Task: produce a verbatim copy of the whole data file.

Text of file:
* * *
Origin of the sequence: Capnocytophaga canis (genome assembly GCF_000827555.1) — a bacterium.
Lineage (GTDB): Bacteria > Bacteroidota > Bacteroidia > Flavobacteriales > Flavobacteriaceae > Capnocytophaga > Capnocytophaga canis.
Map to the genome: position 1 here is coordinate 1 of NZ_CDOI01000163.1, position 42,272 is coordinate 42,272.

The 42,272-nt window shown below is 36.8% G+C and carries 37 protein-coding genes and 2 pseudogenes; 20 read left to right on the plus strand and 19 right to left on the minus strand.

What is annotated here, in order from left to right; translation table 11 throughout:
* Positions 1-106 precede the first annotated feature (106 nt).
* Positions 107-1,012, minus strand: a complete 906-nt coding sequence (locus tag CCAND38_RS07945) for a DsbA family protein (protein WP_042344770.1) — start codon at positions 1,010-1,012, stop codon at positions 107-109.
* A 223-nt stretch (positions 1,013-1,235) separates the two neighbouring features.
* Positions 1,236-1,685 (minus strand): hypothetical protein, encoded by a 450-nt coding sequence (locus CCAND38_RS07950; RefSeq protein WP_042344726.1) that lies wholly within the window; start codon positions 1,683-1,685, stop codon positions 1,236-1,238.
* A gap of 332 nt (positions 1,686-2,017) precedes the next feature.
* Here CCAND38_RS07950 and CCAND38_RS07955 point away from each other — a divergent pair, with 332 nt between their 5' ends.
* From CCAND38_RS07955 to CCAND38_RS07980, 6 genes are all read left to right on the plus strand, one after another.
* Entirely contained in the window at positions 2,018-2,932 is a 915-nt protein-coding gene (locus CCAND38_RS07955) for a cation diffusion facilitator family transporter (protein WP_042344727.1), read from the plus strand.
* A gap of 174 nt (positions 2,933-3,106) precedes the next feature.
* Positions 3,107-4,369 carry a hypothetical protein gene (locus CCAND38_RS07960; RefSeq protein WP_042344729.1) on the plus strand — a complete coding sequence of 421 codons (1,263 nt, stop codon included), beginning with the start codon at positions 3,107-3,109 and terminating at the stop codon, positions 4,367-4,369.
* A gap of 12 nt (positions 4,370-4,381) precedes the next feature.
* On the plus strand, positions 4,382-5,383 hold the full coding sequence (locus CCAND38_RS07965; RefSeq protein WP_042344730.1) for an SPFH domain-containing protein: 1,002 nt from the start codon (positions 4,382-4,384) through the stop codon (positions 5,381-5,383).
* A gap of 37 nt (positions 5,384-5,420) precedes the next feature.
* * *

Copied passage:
Origin of the sequence: Capnocytophaga canis (genome assembly GCF_000827555.1) — a bacterium.
Lineage (GTDB): Bacteria > Bacteroidota > Bacteroidia > Flavobacteriales > Flavobacteriaceae > Capnocytophaga > Capnocytophaga canis.
Map to the genome: position 1 here is coordinate 1 of NZ_CDOI01000163.1, position 42,272 is coordinate 42,272.

The 42,272-nt window shown below is 36.8% G+C and carries 37 protein-coding genes and 2 pseudogenes; 20 read left to right on the plus strand and 19 right to left on the minus strand.

What is annotated here, in order from left to right; translation table 11 throughout:
* Positions 1-106 precede the first annotated feature (106 nt).
* Positions 107-1,012, minus strand: a complete 906-nt coding sequence (locus tag CCAND38_RS07945) for a DsbA family protein (protein WP_042344770.1) — start codon at positions 1,010-1,012, stop codon at positions 107-109.
* A 223-nt stretch (positions 1,013-1,235) separates the two neighbouring features.
* Positions 1,236-1,685 (minus strand): hypothetical protein, encoded by a 450-nt coding sequence (locus CCAND38_RS07950; RefSeq protein WP_042344726.1) that lies wholly within the window; start codon positions 1,683-1,685, stop codon positions 1,236-1,238.
* A gap of 332 nt (positions 1,686-2,017) precedes the next feature.
* Here CCAND38_RS07950 and CCAND38_RS07955 point away from each other — a divergent pair, with 332 nt between their 5' ends.
* From CCAND38_RS07955 to CCAND38_RS07980, 6 genes are all read left to right on the plus strand, one after another.
* Entirely contained in the window at positions 2,018-2,932 is a 915-nt protein-coding gene (locus CCAND38_RS07955) for a cation diffusion facilitator family transporter (protein WP_042344727.1), read from the plus strand.
* A gap of 174 nt (positions 2,933-3,106) precedes the next feature.
* Positions 3,107-4,369 carry a hypothetical protein gene (locus CCAND38_RS07960; RefSeq protein WP_042344729.1) on the plus strand — a complete coding sequence of 421 codons (1,263 nt, stop codon included), beginning with the start codon at positions 3,107-3,109 and terminating at the stop codon, positions 4,367-4,369.
* A gap of 12 nt (positions 4,370-4,381) precedes the next feature.
* On the plus strand, positions 4,382-5,383 hold the full coding sequence (locus CCAND38_RS07965; RefSeq protein WP_042344730.1) for an SPFH domain-containing protein: 1,002 nt from the start codon (positions 4,382-4,384) through the stop codon (positions 5,381-5,383).
* A gap of 37 nt (positions 5,384-5,420) precedes the next feature.